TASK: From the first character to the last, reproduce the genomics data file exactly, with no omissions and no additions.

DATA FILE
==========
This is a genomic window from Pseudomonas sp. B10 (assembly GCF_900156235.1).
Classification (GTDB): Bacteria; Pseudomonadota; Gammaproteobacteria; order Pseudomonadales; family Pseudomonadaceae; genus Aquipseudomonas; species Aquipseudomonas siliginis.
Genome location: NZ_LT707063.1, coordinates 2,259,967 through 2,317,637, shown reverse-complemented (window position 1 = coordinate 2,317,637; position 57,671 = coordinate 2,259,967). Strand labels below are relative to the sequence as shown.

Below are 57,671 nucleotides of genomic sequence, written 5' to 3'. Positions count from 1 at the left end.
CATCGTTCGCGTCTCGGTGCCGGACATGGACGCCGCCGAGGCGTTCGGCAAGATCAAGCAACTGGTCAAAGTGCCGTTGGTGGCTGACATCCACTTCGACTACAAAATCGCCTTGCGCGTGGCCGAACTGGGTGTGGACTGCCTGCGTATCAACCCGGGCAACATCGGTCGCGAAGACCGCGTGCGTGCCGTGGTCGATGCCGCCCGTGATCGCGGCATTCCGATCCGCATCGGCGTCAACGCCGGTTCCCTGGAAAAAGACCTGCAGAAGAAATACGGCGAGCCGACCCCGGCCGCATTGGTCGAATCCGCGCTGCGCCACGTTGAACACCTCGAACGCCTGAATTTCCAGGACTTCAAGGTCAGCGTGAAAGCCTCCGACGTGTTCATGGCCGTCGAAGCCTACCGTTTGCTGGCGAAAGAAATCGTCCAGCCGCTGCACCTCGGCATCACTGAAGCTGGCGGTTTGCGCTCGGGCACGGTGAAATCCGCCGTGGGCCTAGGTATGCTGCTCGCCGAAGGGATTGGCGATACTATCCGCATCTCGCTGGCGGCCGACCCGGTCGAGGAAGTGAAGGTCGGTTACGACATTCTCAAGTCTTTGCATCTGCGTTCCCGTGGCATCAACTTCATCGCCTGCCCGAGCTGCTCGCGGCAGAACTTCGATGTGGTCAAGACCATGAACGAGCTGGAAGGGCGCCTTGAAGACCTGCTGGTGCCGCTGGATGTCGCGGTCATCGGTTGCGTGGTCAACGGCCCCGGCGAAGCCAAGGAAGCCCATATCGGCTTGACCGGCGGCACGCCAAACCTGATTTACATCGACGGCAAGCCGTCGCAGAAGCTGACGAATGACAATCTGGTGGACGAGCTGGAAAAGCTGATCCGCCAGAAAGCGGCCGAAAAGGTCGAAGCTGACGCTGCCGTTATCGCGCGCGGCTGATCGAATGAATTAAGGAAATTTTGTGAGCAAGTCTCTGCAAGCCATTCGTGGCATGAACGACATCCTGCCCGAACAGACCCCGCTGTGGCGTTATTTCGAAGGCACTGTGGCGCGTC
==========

This is a genomic window from Pseudomonas sp. B10 (assembly GCF_900156235.1).
Classification (GTDB): Bacteria; Pseudomonadota; Gammaproteobacteria; order Pseudomonadales; family Pseudomonadaceae; genus Aquipseudomonas; species Aquipseudomonas siliginis.
Genome location: NZ_LT707063.1, coordinates 2,259,967 through 2,317,637, shown reverse-complemented (window position 1 = coordinate 2,317,637; position 57,671 = coordinate 2,259,967). Strand labels below are relative to the sequence as shown.

Below are 57,671 nucleotides of genomic sequence, written 5' to 3'. Positions count from 1 at the left end.
CATCGTTCGCGTCTCGGTGCCGGACATGGACGCCGCCGAGGCGTTCGGCAAGATCAAGCAACTGGTCAAAGTGCCGTTGGTGGCTGACATCCACTTCGACTACAAAATCGCCTTGCGCGTGGCCGAACTGGGTGTGGACTGCCTGCGTATCAACCCGGGCAACATCGGTCGCGAAGACCGCGTGCGTGCCGTGGTCGATGCCGCCCGTGATCGCGGCATTCCGATCCGCATCGGCGTCAACGCCGGTTCCCTGGAAAAAGACCTGCAGAAGAAATACGGCGAGCCGACCCCGGCCGCATTGGTCGAATCCGCGCTGCGCCACGTTGAACACCTCGAACGCCTGAATTTCCAGGACTTCAAGGTCAGCGTGAAAGCCTCCGACGTGTTCATGGCCGTCGAAGCCTACCGTTTGCTGGCGAAAGAAATCGTCCAGCCGCTGCACCTCGGCATCACTGAAGCTGGCGGTTTGCGCTCGGGCACGGTGAAATCCGCCGTGGGCCTAGGTATGCTGCTCGCCGAAGGGATTGGCGATACTATCCGCATCTCGCTGGCGGCCGACCCGGTCGAGGAAGTGAAGGTCGGTTACGACATTCTCAAGTCTTTGCATCTGCGTTCCCGTGGCATCAACTTCATCGCCTGCCCGAGCTGCTCGCGGCAGAACTTCGATGTGGTCAAGACCATGAACGAGCTGGAAGGGCGCCTTGAAGACCTGCTGGTGCCGCTGGATGTCGCGGTCATCGGTTGCGTGGTCAACGGCCCCGGCGAAGCCAAGGAAGCCCATATCGGCTTGACCGGCGGCACGCCAAACCTGATTTACATCGACGGCAAGCCGTCGCAGAAGCTGACGAATGACAATCTGGTGGACGAGCTGGAAAAGCTGATCCGCCAGAAAGCGGCCGAAAAGGTCGAAGCTGACGCTGCCGTTATCGCGCGCGGCTGATCGAATGAATTAAGGAAATTTTGTGAGCAAGTCTCTGCAAGCCATTCGTGGCATGAACGACATCCTGCCCGAACAGACCCCGCTGTGGCGTTATTTCGAAGGCACTGTGGCGCGTC